No one could tell us exactly how Moishe Kwiatek.was killed But within a few months of their arrival at the Stys doorstep, he was separated from Esther and Chayim. They all believe he was captured. It could have been a Polish man who would scour the forest looking for Jews to turn them in for a reward – the Jew catcher (it was previously reported in this blog that one of Halena’s sons was the Jew catcher. I now believe this to be false – they all knew about the hidden Jews and they all helped. This secret was keep by all family members, even the young children. The Jew catcher seems to have been an unrelated neighbor).
In early August 1943, after Sam escaped from Treblinka, Helena found him wandering the forest. She introduced him to Esther and then he joined them in hiding. It was after Sam joined Esther and Chayim that the legendary pit in the forest was created. This is where they lived in summer and early fall of 1943 and then again in the spring and early summer of 1944.
Eugeniusz led the way. His daughter drove him part of the way – until the turn off from the paved road. The rest of us walked down a path through the forest to meet him. Our path led to a paved road – no sidewalks. We turned right on the paved road and walked, maybe ¼ mile. There was a small dirt path that turned left from the paved road into the forest. We all followed Eugeniusz, who walked down this path with unexpected speed and confidence, as if he had walked the path just yesterday – not 72 years ago.
The stick-like trees of the forest stood sentinel – testifying to what happened here. The forest is very green, with desiduois and pine trees mixed together. Leaves carpet the forest floor with small plants and mushrooms scattered about. Light enters the forest as the canopy of the trees shoot up high and not wide. The birds sing loudly – trying to tell us something – not sure what.
My kids commented that these trees look just like the forests in all the Holocaust movies. But we were not in a movie – this is real – we were walking through the forest where Esther, Sam and Chaim hid. Their real story – came alive.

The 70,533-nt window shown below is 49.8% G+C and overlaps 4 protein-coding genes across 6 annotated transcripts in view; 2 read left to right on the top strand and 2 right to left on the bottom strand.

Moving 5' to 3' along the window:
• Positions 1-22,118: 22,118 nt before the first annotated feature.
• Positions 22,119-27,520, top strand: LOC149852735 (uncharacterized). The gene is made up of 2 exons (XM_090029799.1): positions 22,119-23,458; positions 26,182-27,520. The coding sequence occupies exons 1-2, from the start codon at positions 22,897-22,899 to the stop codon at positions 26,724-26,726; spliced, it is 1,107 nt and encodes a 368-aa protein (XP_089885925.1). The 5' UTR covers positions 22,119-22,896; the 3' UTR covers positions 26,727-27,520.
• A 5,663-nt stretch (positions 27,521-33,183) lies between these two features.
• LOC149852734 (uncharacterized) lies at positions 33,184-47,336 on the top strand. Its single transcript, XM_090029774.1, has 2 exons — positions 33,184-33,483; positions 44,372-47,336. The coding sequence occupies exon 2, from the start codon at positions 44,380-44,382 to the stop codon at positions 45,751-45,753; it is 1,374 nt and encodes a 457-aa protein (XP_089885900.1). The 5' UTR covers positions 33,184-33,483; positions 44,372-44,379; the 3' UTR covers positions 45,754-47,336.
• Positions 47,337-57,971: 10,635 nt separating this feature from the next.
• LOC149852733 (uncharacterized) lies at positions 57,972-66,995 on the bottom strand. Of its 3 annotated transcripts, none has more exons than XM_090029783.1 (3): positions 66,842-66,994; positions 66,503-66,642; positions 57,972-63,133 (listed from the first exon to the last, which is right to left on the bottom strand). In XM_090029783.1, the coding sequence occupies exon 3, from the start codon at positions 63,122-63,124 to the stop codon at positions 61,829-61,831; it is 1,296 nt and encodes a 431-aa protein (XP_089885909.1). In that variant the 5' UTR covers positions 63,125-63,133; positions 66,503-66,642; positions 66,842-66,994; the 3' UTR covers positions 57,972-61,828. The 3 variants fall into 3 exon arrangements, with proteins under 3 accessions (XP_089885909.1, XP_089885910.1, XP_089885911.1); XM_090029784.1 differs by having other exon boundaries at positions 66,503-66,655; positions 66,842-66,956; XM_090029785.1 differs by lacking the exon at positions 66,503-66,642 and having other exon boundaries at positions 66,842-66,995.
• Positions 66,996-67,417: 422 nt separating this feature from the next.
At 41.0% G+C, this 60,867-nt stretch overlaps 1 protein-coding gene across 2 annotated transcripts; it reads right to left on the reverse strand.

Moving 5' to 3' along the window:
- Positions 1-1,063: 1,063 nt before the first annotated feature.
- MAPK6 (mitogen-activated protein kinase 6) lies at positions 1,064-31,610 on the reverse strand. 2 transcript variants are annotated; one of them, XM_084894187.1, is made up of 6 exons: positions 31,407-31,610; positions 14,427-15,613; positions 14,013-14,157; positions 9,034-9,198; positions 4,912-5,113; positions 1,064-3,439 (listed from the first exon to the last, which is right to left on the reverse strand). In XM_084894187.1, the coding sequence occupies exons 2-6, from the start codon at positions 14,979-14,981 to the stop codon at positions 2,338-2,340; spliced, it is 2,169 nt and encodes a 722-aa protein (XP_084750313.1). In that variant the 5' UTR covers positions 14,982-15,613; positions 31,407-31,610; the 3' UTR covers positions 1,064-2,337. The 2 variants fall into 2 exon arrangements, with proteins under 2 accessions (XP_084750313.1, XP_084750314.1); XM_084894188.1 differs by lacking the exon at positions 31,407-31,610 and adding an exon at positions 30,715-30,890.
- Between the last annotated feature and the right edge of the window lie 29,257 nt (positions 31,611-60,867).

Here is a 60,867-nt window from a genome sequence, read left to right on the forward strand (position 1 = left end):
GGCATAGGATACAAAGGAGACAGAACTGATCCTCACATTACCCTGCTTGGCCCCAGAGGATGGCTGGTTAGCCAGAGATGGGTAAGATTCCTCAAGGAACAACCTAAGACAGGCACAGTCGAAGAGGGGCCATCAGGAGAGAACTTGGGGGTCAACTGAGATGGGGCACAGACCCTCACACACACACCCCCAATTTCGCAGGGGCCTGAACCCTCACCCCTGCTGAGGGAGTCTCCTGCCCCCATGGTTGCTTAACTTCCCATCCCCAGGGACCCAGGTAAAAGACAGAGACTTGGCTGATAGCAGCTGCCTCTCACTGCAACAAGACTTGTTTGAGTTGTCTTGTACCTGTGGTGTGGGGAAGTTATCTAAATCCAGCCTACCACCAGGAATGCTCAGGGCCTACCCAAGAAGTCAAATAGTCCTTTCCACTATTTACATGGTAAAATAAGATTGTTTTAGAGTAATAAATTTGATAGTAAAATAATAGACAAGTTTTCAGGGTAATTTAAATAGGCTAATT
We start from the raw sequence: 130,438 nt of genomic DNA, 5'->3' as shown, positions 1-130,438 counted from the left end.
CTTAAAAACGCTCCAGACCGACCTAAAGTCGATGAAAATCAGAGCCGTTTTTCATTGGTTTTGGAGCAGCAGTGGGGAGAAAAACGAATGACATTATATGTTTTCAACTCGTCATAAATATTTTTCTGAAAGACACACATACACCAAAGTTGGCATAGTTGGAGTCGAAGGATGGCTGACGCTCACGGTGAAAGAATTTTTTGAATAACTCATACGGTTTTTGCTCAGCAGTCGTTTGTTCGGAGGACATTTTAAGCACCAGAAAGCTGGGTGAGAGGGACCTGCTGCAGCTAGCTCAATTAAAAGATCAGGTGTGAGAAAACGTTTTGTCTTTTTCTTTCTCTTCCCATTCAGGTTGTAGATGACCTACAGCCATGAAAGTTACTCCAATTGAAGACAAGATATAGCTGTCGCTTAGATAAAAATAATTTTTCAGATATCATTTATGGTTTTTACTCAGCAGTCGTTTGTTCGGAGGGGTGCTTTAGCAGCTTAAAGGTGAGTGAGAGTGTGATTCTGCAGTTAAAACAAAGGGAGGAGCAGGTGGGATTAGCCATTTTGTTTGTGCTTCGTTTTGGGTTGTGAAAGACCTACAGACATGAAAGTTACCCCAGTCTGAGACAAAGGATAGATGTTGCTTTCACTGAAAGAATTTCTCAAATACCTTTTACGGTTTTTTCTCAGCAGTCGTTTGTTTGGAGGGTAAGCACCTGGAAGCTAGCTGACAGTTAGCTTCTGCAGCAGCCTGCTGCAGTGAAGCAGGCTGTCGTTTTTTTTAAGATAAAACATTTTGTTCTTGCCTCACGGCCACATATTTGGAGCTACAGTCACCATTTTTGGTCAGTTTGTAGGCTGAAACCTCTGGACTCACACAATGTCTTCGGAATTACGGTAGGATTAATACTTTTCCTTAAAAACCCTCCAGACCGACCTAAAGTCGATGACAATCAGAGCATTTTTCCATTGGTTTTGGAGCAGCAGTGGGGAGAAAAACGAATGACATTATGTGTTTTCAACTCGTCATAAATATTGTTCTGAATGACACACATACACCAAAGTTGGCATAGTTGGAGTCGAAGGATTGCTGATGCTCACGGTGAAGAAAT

I was focused on following that 9-year old boy – now 82. Suddenly, Eugeniusz stopped. I had been looking down at the ground, so as not to trip on a branch or tree stump. I looked up and my mouth dropped open and a gasp exited my throat. There before me was a hole in the ground filled with leaves, but very distinct and visible. This was the pit that Esther, Chayim and Sam dug to hide from the Nazis. While during the cold of winter, they hid in the two barns, during the spring and summer – this was their home. Eugeniusz explained that it was big enough for all three – quite deep. They placed wood planks over the top and then covered the planks with leaves and branches for camouflage. There was a spot at the edge of the pit, where they could remove the planks to get in and out.
Shlomo did not hesitate – he went right down into the pit. He was the only one who dared enter this holy space. At that moment, I did not know what to feel or what to think – I just stood there looking at Shlomo and watching our children with tears in their eyes.
There are many heroes of this story – some are no longer in the world of the living, but some are here – Eugenuisz, Jan, Juliana – the righteous children. But there are other heroes of this story – one man who made this all happen – Grzegorz Malesewska – the son of Elzbieta and the grandson of Wladyslawa and Stanislaw Stys.
After my superhero travel agent – Joanna Millick – helped me find and speak to Grzegorz from Seattle, Grzegorz jumped in to contact all the Stys family members and organized this gathering. He made us two family trees, Helena’s and Wladyslava’s – with pictures! We will take them home and cherish them. He spent the past two days with us – guiding us through this part of Poland – to Stare Lipki where we visited the Stys family and the forest and Wegrow (where he showed us his beautiful home and his contracting business and his store – the” Home Depot” of Poland). He escorted us to Treblinka, to the Bug River, to Stoczek. He showed us memorials deep in the forest where nine Jews had been shot in a pit and the memorial to the Jews of Stoczeck – at the place where some of the Stoczeck Jews were shot. The remnants of the tomb stones from the Jewish cemetery are gathered here. He took us to the Christian cemetery and showed us the graves of his parents, grandparents, Uncles and Aunts. He did this all while snapping tons of pictures and videoing us all.
Just as Shlomo began our visit with this remarkable family by thanking them – I take this opportunity – from the bottom of my heart – to end this blog post by thanking Grzegorz for all he did to make this visit so beautiful and meaningful. You too are one of the righteous. Your grandparents would be proud.